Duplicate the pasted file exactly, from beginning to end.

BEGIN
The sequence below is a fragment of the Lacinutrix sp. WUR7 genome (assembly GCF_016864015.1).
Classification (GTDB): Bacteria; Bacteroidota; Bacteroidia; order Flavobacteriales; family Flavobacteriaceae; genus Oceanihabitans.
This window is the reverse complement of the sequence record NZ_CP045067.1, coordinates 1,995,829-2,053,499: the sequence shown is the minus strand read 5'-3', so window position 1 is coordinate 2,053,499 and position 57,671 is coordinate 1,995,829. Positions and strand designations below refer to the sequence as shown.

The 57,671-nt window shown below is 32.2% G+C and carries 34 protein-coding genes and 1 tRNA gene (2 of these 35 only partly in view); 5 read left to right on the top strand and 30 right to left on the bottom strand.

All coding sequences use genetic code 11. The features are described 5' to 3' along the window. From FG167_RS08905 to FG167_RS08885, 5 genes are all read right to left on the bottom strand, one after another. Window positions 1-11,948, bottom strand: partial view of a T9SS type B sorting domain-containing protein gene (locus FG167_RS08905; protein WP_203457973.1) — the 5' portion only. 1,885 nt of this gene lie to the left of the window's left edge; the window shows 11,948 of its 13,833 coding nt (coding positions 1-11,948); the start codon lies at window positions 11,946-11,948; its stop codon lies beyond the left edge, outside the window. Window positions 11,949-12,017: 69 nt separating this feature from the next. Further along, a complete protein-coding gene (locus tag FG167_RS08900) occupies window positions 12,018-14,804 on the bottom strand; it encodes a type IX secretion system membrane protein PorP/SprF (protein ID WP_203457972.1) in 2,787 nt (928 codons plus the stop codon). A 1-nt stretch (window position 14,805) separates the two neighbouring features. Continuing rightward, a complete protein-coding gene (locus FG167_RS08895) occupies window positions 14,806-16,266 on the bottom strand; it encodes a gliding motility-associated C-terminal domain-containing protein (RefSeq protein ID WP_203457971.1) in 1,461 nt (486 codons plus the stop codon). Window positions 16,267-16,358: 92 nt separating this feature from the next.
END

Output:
The sequence below is a fragment of the Lacinutrix sp. WUR7 genome (assembly GCF_016864015.1).
Classification (GTDB): Bacteria; Bacteroidota; Bacteroidia; order Flavobacteriales; family Flavobacteriaceae; genus Oceanihabitans.
This window is the reverse complement of the sequence record NZ_CP045067.1, coordinates 1,995,829-2,053,499: the sequence shown is the minus strand read 5'-3', so window position 1 is coordinate 2,053,499 and position 57,671 is coordinate 1,995,829. Positions and strand designations below refer to the sequence as shown.

The 57,671-nt window shown below is 32.2% G+C and carries 34 protein-coding genes and 1 tRNA gene (2 of these 35 only partly in view); 5 read left to right on the top strand and 30 right to left on the bottom strand.

All coding sequences use genetic code 11. The features are described 5' to 3' along the window. From FG167_RS08905 to FG167_RS08885, 5 genes are all read right to left on the bottom strand, one after another. Window positions 1-11,948, bottom strand: partial view of a T9SS type B sorting domain-containing protein gene (locus FG167_RS08905; protein WP_203457973.1) — the 5' portion only. 1,885 nt of this gene lie to the left of the window's left edge; the window shows 11,948 of its 13,833 coding nt (coding positions 1-11,948); the start codon lies at window positions 11,946-11,948; its stop codon lies beyond the left edge, outside the window. Window positions 11,949-12,017: 69 nt separating this feature from the next. Further along, a complete protein-coding gene (locus tag FG167_RS08900) occupies window positions 12,018-14,804 on the bottom strand; it encodes a type IX secretion system membrane protein PorP/SprF (protein ID WP_203457972.1) in 2,787 nt (928 codons plus the stop codon). A 1-nt stretch (window position 14,805) separates the two neighbouring features. Continuing rightward, a complete protein-coding gene (locus FG167_RS08895) occupies window positions 14,806-16,266 on the bottom strand; it encodes a gliding motility-associated C-terminal domain-containing protein (RefSeq protein ID WP_203457971.1) in 1,461 nt (486 codons plus the stop codon). Window positions 16,267-16,358: 92 nt separating this feature from the next.